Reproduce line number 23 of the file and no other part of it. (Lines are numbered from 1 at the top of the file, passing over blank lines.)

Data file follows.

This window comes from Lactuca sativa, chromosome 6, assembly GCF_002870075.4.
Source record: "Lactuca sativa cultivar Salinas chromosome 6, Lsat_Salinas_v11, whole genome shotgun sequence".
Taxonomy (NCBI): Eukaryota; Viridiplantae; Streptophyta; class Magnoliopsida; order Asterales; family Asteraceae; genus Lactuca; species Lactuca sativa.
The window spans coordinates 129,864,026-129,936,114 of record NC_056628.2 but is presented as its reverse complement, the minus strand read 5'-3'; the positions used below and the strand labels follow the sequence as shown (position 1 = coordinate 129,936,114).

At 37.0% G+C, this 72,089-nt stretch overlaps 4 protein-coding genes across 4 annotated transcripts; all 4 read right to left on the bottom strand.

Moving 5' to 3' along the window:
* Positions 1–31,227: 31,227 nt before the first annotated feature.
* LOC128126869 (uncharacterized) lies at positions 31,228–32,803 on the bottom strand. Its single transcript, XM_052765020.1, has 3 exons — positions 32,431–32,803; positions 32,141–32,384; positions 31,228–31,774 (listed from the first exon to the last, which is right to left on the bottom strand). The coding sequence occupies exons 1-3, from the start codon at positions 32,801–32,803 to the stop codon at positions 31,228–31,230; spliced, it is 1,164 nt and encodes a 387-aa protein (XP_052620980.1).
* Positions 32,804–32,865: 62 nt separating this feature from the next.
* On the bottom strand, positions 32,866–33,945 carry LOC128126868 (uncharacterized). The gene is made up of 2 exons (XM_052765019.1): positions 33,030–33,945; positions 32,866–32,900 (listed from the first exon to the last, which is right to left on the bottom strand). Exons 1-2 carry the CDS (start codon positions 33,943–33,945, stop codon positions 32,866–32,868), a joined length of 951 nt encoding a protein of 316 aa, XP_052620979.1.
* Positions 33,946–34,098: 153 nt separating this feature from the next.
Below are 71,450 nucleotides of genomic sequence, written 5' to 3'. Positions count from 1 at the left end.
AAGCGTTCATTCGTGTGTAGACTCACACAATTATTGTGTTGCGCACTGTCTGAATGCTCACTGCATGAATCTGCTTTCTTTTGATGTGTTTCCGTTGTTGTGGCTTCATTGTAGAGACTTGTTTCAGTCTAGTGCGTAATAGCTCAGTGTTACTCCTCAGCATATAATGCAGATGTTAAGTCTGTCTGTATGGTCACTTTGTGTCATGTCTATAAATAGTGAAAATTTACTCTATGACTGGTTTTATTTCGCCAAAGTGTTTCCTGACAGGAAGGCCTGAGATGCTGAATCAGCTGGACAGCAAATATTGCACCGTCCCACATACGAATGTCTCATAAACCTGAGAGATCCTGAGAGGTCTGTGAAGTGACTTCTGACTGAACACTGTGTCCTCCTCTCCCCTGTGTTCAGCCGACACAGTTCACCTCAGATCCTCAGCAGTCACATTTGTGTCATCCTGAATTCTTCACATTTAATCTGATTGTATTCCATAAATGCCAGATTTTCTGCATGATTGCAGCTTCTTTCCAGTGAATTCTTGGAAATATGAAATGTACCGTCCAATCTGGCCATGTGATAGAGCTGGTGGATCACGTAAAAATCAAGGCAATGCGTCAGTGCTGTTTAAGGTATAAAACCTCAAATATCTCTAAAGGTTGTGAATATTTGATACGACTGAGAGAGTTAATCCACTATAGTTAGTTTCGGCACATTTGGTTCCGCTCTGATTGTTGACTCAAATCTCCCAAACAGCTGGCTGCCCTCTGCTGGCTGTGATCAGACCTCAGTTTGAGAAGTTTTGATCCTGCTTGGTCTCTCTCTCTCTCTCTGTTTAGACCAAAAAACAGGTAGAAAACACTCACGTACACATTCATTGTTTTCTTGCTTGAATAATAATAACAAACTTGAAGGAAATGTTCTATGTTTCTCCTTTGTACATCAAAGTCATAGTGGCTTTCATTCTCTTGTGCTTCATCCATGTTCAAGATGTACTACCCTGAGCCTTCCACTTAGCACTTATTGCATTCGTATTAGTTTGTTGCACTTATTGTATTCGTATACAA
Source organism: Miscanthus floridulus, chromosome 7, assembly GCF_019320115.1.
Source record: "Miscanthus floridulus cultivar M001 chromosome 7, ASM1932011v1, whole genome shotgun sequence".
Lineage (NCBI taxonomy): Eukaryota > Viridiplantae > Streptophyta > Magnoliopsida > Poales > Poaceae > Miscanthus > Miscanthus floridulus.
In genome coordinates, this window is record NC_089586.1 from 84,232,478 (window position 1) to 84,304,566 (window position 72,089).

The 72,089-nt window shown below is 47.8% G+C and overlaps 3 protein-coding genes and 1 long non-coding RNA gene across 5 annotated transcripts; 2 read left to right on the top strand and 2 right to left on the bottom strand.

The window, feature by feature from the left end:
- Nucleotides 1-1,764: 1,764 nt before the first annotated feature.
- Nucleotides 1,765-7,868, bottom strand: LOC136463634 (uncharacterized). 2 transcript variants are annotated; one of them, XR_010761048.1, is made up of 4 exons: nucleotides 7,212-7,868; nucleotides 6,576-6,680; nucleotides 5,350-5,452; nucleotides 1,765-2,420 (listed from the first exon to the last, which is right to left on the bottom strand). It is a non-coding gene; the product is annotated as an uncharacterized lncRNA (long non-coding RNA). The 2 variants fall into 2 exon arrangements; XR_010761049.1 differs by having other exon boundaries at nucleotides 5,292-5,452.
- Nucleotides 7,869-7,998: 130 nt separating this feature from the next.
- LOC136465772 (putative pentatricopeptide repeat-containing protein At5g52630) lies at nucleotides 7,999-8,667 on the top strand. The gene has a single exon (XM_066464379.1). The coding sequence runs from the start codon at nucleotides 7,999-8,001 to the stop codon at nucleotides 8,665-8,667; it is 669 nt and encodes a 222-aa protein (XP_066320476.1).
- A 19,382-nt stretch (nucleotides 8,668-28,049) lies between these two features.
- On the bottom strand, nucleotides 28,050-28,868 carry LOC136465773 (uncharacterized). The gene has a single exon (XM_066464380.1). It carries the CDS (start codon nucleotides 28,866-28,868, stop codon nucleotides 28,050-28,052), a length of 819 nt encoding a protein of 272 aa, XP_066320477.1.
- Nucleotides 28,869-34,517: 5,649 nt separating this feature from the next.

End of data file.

- LOC136465772 (putative pentatricopeptide repeat-containing protein At5g52630) lies at nucleotides 7,999-8,667 on the top strand. The gene has a single exon (XM_066464379.1). The coding sequence runs from the start codon at nucleotides 7,999-8,001 to the stop codon at nucleotides 8,665-8,667; it is 669 nt and encodes a 222-aa protein (XP_066320476.1).